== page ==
Sally Bennett

Defense Date


Graduation Date



Immediate Access

Submission Type


Degree Name





School of Nursing

Committee Chair

Joan Such Lockhart

Committee Member

Bonnie Dean

Committee Member

Jonathon Halbesleben

Committee Member

Steven LaLonde


Barcode Medication Administration satisfaction, Perceived ease of use, Perceived usefulness, Registered nurses, Technology Acceptance Model, Workarounds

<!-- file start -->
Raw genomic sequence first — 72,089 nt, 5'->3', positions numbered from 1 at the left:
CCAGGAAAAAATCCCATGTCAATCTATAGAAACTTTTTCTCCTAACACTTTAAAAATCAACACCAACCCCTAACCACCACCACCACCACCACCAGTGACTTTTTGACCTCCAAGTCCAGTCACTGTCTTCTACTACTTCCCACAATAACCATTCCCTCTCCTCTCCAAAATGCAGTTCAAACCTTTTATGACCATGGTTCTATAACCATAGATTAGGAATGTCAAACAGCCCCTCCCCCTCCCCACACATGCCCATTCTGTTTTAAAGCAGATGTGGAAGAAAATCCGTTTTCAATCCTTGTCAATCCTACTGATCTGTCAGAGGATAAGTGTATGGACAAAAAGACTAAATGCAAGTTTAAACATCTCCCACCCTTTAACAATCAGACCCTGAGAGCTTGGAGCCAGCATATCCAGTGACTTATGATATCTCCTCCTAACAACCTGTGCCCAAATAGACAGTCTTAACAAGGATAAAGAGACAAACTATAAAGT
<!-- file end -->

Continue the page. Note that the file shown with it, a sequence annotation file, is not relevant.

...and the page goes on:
Adverse drug events, resulting in preventable patient harm or death, are of great concern. To keep patients safe, hospitals have implemented barcode medication administration (BCMA) technology for RNs who have accepted this technology with varying levels of satisfaction. When nurses are dissatisfied with a BCMA system, they may find alternative methods to complete their work. Framed by the Technology Acceptance Model (Davis, 1989), this analytic, cross-sectional study aimed to understand the relationship between BCMA satisfaction and workarounds, perceived ease of use (PEOU) and perceived usefulness (PU) of a BCMA system by 80 hospital-based RNs in northeastern US. Data were collected using the Workaround Usage and Satisfaction with Barcoding Instrument for Nurses (WUSBIN), which was adapted from Hurley's (2006) Medication Administration System-Nurses Assessment of Satisfaction Scale (MAS-NAS) Halbesleben and Rathert's (2010) Workaround Assessment. Results suggested that RNs who were more satisfied with the BCMA system were less likely to use workarounds than nurses who were less satisfied (r2(78)= -.681, p < .05). Significant relationships were noted among BCMA Satisfaction and PEOU (r2(78) = -.725, p < .05), Workaround Usage and PEOU (r2(78) =.943, p < .05) and Workaround Usage and PU (r2(78)=.501, p < .05). RNs perceived the BCMA system to be easy to use (PEOU), but not very useful (PU). BCMA Satisfaction was significantly related to the use of six workarounds, while Workaround Usage was significantly related to five. Significant relationships were also noted among both BCMA Satisfaction (r2(78) = -.393, p < .01), and Workaround Usage (r2(78) = .423, p < .01) with the total number of workarounds used. Significant relationships were found among demographic variables, BCMA Satisfaction, and Workaround Usage. Since admitting to the use of workarounds may be a sensitive matter for RNs, measuring BCMA satisfaction may help understand the state of patient safety related to medication administration. Based on high satisfaction scores and low workaround usage, a profile may be developed to identify nurse champions to improve quality of care. Further research is indicated to fully understand these possibilities.